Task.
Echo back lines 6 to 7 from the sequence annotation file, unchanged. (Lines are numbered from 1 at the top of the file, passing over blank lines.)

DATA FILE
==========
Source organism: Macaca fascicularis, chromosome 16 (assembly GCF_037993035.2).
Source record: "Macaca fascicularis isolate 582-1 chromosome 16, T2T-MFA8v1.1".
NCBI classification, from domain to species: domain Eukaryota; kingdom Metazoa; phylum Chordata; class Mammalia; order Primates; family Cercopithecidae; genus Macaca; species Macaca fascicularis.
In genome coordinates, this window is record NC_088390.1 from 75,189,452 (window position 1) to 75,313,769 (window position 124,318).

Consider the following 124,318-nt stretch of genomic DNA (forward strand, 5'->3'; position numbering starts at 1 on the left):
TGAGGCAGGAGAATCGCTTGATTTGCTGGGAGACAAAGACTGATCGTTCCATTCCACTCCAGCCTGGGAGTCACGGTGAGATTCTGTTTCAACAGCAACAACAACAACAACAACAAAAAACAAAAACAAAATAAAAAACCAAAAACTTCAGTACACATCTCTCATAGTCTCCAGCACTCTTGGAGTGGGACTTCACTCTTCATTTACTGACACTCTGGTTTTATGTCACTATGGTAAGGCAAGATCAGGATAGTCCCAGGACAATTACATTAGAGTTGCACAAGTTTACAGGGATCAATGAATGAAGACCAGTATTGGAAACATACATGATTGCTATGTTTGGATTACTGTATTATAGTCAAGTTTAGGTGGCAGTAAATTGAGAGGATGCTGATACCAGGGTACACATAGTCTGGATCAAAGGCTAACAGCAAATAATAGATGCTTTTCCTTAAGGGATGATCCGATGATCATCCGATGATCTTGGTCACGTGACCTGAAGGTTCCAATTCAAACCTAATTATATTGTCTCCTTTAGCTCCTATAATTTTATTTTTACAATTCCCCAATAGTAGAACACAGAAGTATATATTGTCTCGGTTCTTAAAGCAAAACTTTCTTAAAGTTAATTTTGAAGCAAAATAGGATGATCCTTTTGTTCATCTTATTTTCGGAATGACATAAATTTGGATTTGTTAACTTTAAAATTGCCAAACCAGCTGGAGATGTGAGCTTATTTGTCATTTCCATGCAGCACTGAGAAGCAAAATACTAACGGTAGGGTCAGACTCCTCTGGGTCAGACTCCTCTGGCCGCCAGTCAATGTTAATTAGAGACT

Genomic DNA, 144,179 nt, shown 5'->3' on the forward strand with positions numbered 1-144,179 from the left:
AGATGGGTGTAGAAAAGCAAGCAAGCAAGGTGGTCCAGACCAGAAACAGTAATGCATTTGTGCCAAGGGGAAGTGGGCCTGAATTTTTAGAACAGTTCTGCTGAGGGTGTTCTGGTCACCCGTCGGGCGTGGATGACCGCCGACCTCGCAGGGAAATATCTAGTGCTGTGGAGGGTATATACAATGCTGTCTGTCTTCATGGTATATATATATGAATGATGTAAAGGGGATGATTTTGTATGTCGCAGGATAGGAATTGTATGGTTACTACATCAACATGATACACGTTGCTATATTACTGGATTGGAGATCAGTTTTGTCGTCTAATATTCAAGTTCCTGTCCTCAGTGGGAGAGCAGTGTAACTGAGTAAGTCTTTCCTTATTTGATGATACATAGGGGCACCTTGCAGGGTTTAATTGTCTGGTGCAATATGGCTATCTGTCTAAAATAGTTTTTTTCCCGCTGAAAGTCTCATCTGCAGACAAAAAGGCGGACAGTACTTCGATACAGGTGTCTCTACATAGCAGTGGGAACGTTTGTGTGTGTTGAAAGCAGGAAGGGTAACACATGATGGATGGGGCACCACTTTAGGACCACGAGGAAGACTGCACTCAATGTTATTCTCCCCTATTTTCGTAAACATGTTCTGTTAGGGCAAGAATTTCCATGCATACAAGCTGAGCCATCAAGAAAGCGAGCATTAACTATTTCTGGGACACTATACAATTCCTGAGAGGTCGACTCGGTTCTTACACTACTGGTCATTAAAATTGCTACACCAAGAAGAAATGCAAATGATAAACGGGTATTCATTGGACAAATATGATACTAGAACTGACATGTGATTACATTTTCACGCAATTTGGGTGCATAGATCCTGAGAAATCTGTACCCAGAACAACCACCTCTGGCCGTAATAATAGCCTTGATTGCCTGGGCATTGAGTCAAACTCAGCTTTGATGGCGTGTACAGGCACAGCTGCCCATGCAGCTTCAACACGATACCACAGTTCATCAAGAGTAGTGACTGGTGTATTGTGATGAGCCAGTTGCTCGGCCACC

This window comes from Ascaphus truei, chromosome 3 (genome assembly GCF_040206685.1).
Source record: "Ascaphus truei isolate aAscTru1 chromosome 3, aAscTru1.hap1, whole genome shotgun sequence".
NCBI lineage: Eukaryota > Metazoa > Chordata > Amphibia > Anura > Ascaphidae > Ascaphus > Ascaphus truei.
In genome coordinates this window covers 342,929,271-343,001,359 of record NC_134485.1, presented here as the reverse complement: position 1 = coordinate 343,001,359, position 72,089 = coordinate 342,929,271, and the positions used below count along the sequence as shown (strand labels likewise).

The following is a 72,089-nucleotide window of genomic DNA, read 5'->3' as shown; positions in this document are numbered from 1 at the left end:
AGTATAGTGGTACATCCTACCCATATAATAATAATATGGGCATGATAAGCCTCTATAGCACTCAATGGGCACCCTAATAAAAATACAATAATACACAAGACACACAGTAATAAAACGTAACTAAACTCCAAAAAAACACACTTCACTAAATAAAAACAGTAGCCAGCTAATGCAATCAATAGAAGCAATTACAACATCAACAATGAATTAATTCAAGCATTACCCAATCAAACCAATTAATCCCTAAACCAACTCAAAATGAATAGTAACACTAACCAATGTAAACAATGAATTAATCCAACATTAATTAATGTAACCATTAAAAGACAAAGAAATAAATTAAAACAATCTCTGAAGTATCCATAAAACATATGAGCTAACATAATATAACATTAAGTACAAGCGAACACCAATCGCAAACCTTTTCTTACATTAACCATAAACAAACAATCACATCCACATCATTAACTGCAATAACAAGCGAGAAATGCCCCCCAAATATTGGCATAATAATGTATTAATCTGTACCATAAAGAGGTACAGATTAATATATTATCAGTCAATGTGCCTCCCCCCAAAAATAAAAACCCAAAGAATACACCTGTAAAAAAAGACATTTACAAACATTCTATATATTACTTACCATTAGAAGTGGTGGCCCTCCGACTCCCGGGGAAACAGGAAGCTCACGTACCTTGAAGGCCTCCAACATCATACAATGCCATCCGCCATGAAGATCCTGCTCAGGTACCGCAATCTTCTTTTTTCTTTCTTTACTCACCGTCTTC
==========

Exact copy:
TGAGGCAGGAGAATCGCTTGATTTGCTGGGAGACAAAGACTGATCGTTCCATTCCACTCCAGCCTGGGAGTCACGGTGAGATTCTGTTTCAACAGCAACAACAACAACAACAACAAAAAACAAAAACAAAATAAAAAACCAAAAACTTCAGTACACATCTCTCATAGTCTCCAGCACTCTTGGAGTGGGACTTCACTCTTCATTTACTGACACTCTGGTTTTATGTCACTATGGTAAGGCAAGATCAGGATAGTCCCAGGACAATTACATTAGAGTTGCACAAGTTTACAGGGATCAATGAATGAAGACCAGTATTGGAAACATACATGATTGCTATGTTTGGATTACTGTATTATAGTCAAGTTTAGGTGGCAGTAAATTGAGAGGATGCTGATACCAGGGTACACATAGTCTGGATCAAAGGCTAACAGCAAATAATAGATGCTTTTCCTTAAGGGATGATCCGATGATCATCCGATGATCTTGGTCACGTGACCTGAAGGTTCCAATTCAAACCTAATTATATTGTCTCCTTTAGCTCCTATAATTTTATTTTTACAATTCCCCAATAGTAGAACACAGAAGTATATATTGTCTCGGTTCTTAAAGCAAAACTTTCTTAAAGTTAATTTTGAAGCAAAATAGGATGATCCTTTTGTTCATCTTATTTTCGGAATGACATAAATTTGGATTTGTTAACTTTAAAATTGCCAAACCAGCTGGAGATGTGAGCTTATTTGTCATTTCCATGCAGCACTGAGAAGCAAAATACTAACGGTAGGGTCAGACTCCTCTGGGTCAGACTCCTCTGGCCGCCAGTCAATGTTAATTAGAGACT

Genomic DNA, 144,179 nt, shown 5'->3' on the forward strand with positions numbered 1-144,179 from the left: